Being out in the countryside with my dogs gives me time to think. I’ve learnt the pleasure of solitude without being lonely, and that’s a good feeling for me.

Welcome to "Man with two dogs" - the family website for dog owners and dog walkers.

This is my countryside diary which appears each Saturday in the Dundee Courier newspaper.

Self sufficiency

February 14th, 2004

FRESH BREAD baked this morning, and this year's home made marmalade – both made by the Doyenne of course – are the ingredients of the dream breakfast. Son Robert and his family gave us a bread making machine for Christmas.

If you had visions of La D. up to her oxters in dough, I have to set the record straight. Everything happens in the baking pan overnight and when the pinger goes in the morning the house fills with the wonderful smell of that day's loaf.

As soon the Seville oranges appeared on the shelves La D. had her Mother's jelly pan on the cooker. She uses a marmalade recipe given her by another Yorkshire girl, Mrs Ann Keddie, so she feels confident about its provenance. The generous shadow that I cast is testimony to how good the bread and marmalade are.

I was roused from my lazy Saturday morning by a tremendous thrumming noise and dashed outside. Three helicopters were flying northeast, in line astern, in an absolutely flawless ice-blue sky. I should have loved to be up there with them for the views must have been endless.

There was a coorse wind last Sunday morning and the dogs and I stood just inside the wood getting what shelter we could from a broad sycamore. The wind chased the snow in squalls across the face of the Catterthuns, the two Iron Age forts which are such good family walks in the summer. Each snow shower passed like pages turning in a book.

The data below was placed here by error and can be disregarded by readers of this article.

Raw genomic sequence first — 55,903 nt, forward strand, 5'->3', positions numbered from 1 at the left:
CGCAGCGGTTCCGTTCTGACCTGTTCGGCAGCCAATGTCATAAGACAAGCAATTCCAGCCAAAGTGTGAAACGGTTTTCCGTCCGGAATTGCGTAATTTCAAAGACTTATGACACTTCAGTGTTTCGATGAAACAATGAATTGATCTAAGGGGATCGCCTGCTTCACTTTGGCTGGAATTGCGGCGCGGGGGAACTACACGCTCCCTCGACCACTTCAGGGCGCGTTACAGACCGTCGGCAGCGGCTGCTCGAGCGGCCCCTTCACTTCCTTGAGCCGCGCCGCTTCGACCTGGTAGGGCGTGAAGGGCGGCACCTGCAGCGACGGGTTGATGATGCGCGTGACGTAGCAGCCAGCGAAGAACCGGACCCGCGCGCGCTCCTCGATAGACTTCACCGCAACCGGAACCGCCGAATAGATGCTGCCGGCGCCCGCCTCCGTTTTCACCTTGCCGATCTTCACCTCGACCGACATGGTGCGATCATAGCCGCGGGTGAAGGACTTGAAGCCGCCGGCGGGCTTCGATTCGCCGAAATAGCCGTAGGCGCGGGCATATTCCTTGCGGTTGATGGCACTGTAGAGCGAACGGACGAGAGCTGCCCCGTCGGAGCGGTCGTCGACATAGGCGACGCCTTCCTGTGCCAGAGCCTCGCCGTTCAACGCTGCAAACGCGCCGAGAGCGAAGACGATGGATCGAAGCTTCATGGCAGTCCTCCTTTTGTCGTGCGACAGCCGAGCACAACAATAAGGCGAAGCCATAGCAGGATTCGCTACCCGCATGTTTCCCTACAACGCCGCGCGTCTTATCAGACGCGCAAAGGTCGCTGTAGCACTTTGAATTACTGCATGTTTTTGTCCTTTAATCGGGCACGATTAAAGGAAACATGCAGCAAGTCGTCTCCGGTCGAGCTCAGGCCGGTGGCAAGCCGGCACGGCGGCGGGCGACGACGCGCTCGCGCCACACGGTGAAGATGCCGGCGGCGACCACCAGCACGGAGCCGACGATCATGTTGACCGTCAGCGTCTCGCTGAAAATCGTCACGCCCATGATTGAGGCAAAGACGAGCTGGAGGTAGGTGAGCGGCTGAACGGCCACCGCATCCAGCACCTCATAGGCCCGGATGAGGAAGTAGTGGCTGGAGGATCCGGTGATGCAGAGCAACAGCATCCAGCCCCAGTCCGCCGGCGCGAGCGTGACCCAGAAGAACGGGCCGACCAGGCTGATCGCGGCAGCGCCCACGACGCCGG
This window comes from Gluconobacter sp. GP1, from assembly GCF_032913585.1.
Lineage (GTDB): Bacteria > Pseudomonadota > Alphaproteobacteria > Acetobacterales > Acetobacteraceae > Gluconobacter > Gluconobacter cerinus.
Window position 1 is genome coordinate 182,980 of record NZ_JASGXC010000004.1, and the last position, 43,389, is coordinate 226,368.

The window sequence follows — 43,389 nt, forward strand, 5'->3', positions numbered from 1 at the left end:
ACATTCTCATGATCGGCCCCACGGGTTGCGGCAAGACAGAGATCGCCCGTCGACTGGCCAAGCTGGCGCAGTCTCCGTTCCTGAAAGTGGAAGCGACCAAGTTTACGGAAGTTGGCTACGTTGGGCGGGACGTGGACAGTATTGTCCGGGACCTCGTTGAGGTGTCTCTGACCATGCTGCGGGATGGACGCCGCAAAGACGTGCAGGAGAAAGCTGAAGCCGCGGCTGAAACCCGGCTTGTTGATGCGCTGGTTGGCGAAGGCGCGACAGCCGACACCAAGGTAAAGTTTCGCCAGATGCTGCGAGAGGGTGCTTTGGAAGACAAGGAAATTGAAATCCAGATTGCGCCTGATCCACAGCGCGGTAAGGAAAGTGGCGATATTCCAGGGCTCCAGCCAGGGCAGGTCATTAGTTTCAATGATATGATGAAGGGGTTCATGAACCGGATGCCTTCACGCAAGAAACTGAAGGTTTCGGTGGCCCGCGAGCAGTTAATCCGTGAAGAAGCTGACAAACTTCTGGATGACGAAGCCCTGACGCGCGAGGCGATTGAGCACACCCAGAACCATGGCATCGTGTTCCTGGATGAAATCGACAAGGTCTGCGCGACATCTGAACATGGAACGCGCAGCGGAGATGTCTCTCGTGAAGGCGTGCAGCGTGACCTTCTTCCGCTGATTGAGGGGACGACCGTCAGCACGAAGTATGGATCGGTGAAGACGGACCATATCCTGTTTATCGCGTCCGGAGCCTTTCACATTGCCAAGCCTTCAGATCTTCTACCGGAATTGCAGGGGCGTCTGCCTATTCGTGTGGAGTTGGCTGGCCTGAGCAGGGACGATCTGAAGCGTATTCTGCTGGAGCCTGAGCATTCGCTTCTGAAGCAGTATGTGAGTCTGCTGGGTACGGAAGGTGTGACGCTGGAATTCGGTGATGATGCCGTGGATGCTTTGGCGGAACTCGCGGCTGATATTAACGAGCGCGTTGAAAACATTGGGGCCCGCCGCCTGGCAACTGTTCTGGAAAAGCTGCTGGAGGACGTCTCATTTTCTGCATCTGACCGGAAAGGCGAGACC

We watched each gust starting somewhere about Fordoun and scampering across the brae faces whipped along by the wind. Momentarily the hills were obliterated, and appeared again just as fleetingly before the next dose of snow went flinging past on its way to Kirrie.

I started the car to unfreeze the windscreen and noticed the red squirrel feeding on the peanuts. La D. came out and we chatted noisily to each other and the squirrel carried on feeding. I got to within about six feet of him – or perhaps it was her – before it lost its nerve and reluctantly dropped to the ground and dashed to the tall spruce tree.

It's been most instructive since I started writing these weekly pieces to get so much closer to animals and birds that I saw quite regularly in the past, and just took for granted. I can't ever do that again now.

It's interesting the changes that take place over a year. This time last year there were mallard duck all around. Some evenings the pond across the field had up to two dozen birds chattering away to each other and calling greetings to passing chums. This year the pond has been practically abandoned and it's only now that a small pack of four are dropping into a pool in the burn with any regularity.